The Days of Awe: Time to Return

Image: Mark Hearld

It’s the last day of the Jewish year. This is the time of year when Jews practice what’s called t’shuvah (Hebrew: תשובה‎‎), which literally means return. It’s usually translated as repentance, but honestly that never resonates with me. The idea of returning, however — turning back towards what’s important, what’s true, even what some of us may consider sacred — this is a beautiful practice.

Take some time today to write about returning.

It may be something specific in yourself or your life that you’re ready to return to, or a more general reorientaton on your writing + life path. Whatever comes to mind, trust that. Don’t overthink it — just start and keep going and let it be a kind of meditation, knowing the words will lead you exactly in the right direction.

Surely there have been times in the past year when I fell down on my intentions, got sideswiped by the two-sided sword of self-doubt and self-importance, and otherwise distracted from what was right in front of me. I dreamed last night that I had a hurtful fight with someone I love; I wonder if it was my subconscious reminding me these the Days of Awe are for making amends, for saying, I’m sorry. For sitting fully with the fullness of our experience and honest evaluation of what needs to fall away.

I made mistakes knowingly and unknowingly. I stumbled, tripped, and got back up again. I caused pain without meaning to, and for this, too, I must hold myself accountable. And in the coming months, in the new year, I know I will be imperfect as I continue to feel my way on this path of right livelihood, of marriage and mothering, of sisterhood and friendship, and of resistance and communal responsibility.

I come here today not only with a writing prompt, but to ask your forgiveness for ways in which I have let you down, or may disappoint in the future.

If my life is a prayer, I hope it’s one that aspires to the mountaintop but loves the overgrown trail, too. I hope it’s as clear and present on the difficult terrain as the parts that are well-tended. Whether weary or energized, may I remain aware that my thoughts, words, choices, and actions all affect others, as well as to remember that I am but a speck of stardust in the unfathomable grasp of creation.

I don’t know if I’ll make it to services tonight, as I’m working in bed with what has turned into a nasty cold and I sure wouldn’t want to sit next to me at the moment. I realized yesterday that I often come down with something in September; it’s as if my body knows it’s time to slow all the way down, to nourish and take stock in ways that require a degree of stillness. Stillness feels like a luxury item in this season of my life — which is all the more reason to make room for it.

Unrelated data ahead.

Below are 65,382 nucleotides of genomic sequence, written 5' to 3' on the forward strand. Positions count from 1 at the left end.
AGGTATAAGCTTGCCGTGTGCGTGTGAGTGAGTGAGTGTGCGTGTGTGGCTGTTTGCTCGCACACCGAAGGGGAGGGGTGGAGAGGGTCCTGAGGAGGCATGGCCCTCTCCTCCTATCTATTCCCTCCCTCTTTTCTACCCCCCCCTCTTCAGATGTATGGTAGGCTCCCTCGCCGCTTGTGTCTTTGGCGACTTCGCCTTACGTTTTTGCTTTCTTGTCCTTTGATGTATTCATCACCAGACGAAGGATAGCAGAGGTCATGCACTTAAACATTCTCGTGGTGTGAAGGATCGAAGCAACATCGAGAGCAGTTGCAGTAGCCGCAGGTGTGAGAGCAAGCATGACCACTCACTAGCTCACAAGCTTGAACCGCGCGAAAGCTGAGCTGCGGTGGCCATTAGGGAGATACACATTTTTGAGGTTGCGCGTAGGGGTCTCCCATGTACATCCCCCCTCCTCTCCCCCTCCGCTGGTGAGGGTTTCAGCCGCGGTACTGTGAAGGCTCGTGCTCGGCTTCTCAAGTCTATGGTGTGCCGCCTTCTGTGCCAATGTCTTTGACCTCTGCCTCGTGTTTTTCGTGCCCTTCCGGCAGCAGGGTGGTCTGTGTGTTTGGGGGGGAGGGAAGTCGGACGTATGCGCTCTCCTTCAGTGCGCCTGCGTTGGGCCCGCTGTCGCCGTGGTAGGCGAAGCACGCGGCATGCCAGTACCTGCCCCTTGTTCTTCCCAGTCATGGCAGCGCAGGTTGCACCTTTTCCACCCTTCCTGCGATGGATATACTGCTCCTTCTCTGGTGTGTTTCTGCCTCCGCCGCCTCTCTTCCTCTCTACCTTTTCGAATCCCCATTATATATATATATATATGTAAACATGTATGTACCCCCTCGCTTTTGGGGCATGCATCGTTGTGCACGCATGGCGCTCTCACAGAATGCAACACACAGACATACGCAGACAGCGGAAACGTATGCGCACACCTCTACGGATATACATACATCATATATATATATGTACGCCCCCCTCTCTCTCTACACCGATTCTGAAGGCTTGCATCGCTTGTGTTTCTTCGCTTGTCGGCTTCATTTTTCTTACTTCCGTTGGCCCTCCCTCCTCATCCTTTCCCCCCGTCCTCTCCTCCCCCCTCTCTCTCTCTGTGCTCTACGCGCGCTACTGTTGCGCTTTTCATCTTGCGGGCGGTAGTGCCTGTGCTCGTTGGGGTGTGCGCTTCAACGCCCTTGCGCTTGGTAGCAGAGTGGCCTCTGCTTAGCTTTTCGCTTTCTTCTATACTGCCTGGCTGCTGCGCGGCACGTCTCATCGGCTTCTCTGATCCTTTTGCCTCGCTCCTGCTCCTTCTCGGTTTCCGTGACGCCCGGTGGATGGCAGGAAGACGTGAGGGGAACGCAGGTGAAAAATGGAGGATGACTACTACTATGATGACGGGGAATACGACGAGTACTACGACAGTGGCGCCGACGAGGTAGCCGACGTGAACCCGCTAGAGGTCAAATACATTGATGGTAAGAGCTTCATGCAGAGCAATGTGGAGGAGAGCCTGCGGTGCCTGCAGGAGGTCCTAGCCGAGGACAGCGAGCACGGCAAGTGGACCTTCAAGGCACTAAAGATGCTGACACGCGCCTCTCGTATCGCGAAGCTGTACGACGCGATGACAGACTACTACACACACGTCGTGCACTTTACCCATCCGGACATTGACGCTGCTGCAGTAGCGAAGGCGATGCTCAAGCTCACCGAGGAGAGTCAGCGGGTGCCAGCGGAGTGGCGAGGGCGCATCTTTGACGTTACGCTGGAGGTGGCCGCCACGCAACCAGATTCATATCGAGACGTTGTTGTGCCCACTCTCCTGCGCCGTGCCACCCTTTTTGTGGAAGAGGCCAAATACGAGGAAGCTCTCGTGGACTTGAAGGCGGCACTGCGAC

There are knots in my shoulders and knots in my heart; some will loosen easily while I may work to undo others for the rest of my life. As it’s written in Pirkei Avot (Ethics of Our Fathers): “You are not obligated to complete the work, but neither are you free to desist from it.”

Every year, every day, every moment is an opportunity to return. During the Days of Awe — between the holidays of Rosh Hashanah and Yom Kippur, when it’s believed that the Book of Life lies open — this work is more densely concentrated.

These ten days always carry for me a quality of intense exposure. I do my best not to hide, not to mask, not to dodge and duck what’s true. Instead, to sit and say, Hineni — I am here. To take my seat in the sanctuary and reflect on what it means to live a life of authenticity, integrity, and meaning.

The birds are going particularly crazy right now; I hear them out the window behind me and see them through the windows across the room, darting in and out of the still-green branches. I am, in a very literal sense, surrounded by the song of returning. And there’s an urgency to their movements and sounds, starlings like jet-black barometers of the changing season, as if they, too, are congregating.

Whether you’re Jewish or not, in the spirit of the holiday that begins tonight at sundown: May you be inscribed in the Book of Life for another year. May your days be filled with sweetness, health, and creative juices. May justice prevail and may we dismantle oppressive systems that rely on greed, ignorance, racism, and a disdain for the poorest among us. May we have the wisdom to turn inward to face our own limitations rather than lashing out in accusation or judgment. May we be fierce in our self-love as a force for loving others, and may we place our respect for life, for the planet, and for humanity above our own material wants and desires. May we be part of repairing what’s rent and healing what’s broken.

L’shana tova. 

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